Mystery ads, mayoral game plans, a lucky bar
© St. Petersburg Times
If everyone loves a mystery, then people should be particularly fond of a new set of billboards in town.
Several outdoor advertisements on Interstate 275 and Interstate 4 are adorned with oak tree silhouettes and these words: "Coming Soon -- www.100yearsinthemaking.com."
So what's it all about? All I could determine, with the help of Times research artist John Martin, is that the site is registered to a Coral Springs man named Ron Donofrio. He declined comment Monday but said he would have someone get back to me.
The site says it will reveal the promotion on March 15, 2003, and it allows you to register so you can be "first in line for this wonderful opportunity."
Hmmmm. I guess we have to keep digging.
So how did the mayoral candidates spend Super Bowl Sunday?
Charlie Miranda said he went to his daughter's house and watched the game while filling out candidate questionnaires from the Times and the Tampa Tribune. He also signed 1,000 personal letters that are being mailed out for the campaign.
"I had a sore hand and I didn't even play the game," Miranda said. "But I'm happy they won."
Bob Buckhorn said he went to three churches to pray for the Bucs: Christ the King, St. Luke AME and St. John Missionary Baptist.
"Time in the pew counts," Buckhorn quipped. "I said three rosaries. The nice thing is I think it's just the beginning of a lot of nice things to come for the city."
Frank Sanchez attended a couple of parties on Sunday, but he had what he called a "friendraiser" on Saturday night. It was a karaoke party at the convention center and Sanchez said he did a tribute to the city by singing Old Tampa Bay to the tune of New York, New York.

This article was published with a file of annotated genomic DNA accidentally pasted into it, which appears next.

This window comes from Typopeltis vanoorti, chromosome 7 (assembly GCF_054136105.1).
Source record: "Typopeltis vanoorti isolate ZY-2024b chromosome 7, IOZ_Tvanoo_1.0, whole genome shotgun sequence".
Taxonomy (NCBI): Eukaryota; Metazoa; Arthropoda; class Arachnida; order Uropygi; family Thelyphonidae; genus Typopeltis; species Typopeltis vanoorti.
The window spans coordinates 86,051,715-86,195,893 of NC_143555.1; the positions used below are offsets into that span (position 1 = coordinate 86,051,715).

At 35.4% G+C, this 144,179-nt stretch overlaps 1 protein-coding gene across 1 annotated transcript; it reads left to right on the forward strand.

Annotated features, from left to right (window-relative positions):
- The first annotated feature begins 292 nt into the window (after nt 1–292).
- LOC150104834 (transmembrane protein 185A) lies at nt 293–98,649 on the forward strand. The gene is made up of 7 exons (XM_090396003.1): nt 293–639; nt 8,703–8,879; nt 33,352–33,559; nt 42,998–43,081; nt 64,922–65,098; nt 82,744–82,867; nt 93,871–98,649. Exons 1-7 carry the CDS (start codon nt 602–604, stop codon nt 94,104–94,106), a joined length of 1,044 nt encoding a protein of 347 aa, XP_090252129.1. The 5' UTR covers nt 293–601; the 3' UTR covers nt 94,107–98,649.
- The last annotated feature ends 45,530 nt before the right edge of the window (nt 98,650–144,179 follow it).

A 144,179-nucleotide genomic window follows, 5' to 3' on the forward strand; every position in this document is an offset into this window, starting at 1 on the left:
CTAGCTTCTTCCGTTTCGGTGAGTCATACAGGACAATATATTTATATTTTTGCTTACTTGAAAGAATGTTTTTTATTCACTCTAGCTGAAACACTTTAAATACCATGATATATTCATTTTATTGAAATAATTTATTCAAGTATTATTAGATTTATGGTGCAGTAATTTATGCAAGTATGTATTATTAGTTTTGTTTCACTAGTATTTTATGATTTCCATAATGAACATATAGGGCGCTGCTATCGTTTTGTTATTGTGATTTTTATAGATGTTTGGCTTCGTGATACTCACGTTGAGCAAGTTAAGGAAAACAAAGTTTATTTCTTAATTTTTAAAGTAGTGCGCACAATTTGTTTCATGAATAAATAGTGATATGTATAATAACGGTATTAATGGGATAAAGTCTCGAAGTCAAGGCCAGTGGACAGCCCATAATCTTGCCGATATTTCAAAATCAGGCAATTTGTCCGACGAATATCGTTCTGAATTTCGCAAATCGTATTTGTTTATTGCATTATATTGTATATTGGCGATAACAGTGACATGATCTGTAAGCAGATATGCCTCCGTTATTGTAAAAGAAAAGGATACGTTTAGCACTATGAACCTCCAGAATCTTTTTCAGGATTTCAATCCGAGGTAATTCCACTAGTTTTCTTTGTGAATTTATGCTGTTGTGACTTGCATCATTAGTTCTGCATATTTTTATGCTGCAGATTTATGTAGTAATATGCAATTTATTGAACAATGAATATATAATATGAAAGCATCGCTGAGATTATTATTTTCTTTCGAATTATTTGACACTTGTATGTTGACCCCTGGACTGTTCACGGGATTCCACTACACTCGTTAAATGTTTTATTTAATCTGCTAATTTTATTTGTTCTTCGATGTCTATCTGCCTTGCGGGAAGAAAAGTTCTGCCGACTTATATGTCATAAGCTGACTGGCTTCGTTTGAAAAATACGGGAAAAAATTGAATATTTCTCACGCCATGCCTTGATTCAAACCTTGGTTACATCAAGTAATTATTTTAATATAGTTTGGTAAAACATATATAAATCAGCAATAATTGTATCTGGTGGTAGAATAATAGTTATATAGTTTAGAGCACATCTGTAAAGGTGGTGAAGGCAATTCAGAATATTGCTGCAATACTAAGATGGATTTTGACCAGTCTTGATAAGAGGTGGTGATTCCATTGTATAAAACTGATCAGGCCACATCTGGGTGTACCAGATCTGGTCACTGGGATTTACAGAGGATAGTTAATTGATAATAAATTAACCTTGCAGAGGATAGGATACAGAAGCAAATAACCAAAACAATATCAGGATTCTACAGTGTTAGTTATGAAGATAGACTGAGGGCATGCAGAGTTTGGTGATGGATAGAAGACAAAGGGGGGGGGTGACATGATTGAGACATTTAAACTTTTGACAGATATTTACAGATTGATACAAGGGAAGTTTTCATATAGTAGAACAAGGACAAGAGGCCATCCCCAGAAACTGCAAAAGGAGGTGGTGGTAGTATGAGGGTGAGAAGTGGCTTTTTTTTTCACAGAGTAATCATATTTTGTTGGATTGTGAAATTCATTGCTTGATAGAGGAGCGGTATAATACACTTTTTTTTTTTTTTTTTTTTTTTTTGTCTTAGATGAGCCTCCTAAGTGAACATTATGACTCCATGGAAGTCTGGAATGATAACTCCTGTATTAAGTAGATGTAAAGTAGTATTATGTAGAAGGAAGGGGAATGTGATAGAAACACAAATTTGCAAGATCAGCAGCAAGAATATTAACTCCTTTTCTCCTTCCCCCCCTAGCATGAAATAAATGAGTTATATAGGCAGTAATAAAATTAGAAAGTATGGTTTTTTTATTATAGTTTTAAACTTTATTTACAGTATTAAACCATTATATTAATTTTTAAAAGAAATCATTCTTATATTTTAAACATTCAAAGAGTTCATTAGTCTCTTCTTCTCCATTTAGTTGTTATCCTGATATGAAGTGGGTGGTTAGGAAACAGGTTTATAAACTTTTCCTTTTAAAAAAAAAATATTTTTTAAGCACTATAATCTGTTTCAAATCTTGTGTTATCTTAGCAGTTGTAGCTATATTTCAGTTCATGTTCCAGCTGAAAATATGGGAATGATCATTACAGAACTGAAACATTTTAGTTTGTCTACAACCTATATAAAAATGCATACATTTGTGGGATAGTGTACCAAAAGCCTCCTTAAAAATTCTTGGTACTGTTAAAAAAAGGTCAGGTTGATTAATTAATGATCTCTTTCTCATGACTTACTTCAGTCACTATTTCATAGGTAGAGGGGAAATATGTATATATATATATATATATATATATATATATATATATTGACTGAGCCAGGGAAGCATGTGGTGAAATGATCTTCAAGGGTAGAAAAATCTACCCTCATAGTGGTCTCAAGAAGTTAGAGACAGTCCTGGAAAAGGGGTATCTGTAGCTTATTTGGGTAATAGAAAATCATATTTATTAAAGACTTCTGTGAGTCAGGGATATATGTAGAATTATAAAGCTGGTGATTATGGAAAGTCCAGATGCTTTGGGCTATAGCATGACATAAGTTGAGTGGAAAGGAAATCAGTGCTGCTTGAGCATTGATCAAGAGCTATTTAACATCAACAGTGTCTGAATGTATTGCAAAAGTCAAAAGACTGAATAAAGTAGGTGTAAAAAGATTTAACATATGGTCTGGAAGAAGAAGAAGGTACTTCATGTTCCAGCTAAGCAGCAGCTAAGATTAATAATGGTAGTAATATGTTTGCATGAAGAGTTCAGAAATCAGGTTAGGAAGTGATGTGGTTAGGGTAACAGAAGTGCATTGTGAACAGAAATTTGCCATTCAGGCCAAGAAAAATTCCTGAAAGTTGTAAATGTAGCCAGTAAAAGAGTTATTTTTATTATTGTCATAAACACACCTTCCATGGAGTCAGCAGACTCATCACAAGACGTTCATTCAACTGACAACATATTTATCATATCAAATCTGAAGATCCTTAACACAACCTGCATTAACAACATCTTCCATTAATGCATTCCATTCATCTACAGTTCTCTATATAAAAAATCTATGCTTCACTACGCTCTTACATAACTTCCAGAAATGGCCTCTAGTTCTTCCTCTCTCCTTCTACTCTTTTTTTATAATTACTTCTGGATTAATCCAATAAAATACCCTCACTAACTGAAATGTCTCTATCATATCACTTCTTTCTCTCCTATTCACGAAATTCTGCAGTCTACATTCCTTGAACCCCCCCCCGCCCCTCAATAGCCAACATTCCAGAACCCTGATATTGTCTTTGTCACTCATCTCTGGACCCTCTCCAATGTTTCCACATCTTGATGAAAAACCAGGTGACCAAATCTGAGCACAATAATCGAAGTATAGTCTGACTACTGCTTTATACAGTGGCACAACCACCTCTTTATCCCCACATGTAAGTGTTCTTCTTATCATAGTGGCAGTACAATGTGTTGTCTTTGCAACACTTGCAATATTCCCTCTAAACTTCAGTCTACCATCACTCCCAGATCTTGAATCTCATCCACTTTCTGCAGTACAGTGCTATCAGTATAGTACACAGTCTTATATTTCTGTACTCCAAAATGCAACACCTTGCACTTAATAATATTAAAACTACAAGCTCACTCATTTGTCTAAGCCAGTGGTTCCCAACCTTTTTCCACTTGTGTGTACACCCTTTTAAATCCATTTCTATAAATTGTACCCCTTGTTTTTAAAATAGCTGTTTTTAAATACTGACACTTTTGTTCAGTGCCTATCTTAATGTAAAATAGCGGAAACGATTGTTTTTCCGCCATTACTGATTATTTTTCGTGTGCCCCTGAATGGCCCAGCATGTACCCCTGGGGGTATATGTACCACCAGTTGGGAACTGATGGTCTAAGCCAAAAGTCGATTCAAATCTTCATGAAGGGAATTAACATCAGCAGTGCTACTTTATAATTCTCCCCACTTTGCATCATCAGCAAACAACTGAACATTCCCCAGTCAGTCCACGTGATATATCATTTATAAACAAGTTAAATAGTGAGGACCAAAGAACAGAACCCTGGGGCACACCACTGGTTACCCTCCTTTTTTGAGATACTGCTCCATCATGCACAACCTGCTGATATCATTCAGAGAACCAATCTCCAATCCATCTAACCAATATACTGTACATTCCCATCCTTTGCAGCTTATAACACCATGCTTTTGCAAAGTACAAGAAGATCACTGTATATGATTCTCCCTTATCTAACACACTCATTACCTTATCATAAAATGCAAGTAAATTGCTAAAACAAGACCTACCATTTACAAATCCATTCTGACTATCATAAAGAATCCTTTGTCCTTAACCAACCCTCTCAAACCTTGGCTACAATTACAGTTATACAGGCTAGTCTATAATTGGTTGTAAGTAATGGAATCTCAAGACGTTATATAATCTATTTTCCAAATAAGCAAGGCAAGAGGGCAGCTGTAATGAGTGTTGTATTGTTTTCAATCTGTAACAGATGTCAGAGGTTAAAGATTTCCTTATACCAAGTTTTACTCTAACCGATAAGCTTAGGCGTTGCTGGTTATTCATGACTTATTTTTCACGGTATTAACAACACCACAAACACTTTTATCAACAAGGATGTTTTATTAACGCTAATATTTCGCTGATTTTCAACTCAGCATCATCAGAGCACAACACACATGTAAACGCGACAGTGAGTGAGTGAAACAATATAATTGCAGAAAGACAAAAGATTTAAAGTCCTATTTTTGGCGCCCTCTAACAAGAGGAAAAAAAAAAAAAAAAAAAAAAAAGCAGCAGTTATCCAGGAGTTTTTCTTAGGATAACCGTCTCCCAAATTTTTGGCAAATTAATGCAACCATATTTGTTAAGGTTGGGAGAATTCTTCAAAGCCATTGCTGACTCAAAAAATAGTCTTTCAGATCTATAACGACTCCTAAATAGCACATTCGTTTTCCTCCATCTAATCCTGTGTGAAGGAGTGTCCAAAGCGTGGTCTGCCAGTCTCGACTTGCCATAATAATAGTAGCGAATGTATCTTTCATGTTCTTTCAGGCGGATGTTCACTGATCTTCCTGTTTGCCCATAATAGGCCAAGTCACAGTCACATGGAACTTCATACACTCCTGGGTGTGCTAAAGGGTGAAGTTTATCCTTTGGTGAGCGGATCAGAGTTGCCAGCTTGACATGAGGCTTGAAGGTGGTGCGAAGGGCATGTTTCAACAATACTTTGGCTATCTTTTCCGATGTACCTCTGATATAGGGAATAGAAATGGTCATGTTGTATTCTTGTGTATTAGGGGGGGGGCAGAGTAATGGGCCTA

Pam Iorio may have had the busiest Sunday. She followed through with plans to hold a fundraiser at 3 p.m. The event was scheduled before the Bucs made the Super Bowl.
Speaking of the election, the Tampa Organization of Black Affairs is sponsoring a forum tonight for mayoral candidates and the District 5 City Council candidates. It begins at 6 p.m. at the Doubletree Hotel on Cypress, and hopefully the community will make a statement about how much influence it plans on wielding with a significant turnout.
The 81 patrons who chose to watch the Super Bowl at Bilmar Station in Town 'N Country chose wisely. That was the bar Pepin Distributing chose for its Bud Bowl promotion. Just before halftime, they walked in, locked the doors and gave each patron a share of $15,000.
Don't pull out the calculator. I'll tell you that averaged out to $185 for each adult in the bar.
Update: Remember Brandie McGowan, the woman who stood at Interstate 275 and Busch Boulevard handing out her resume in the hopes of getting a job?
Well, it worked.
McGowan, 29, has taken a temporary clerical job with Tampa's CP Ships, but she expects it to lead to a permanent position. One of the company's employees picked up her resume and turned it in to the human resources office at CP Ships.
McGowan said she received a number of inquiries from prospective employees, and she also received several e-mails from people who said she was inspirational and courageous.
"That's great, but my main goal was not to make a name for myself, but to just get my foot in the door," McGowan said. "If I have to do it again, I will. Everybody gets to a point where something has to give and that's where I was."
Wouldn't it be neat if the intersection became an informal job service center? Job seekers would come out every morning in business attire carrying resumes, and prospective employers would swing by to find people hungry for work.
"Some people say, "I saw you out there the other morning,' " McGowan explained. "I say, "No, that wasn't me. I only did it one morning.' I was just trying to get a job, but I don't mind people copying me. If you want something bad enough, you'll get out there and do it."
Maybe Brandie has started something.
That's all I'm saying.
-- Ernest Hooper can be reached at (813) 226-3406 or firstname.lastname@example.org .
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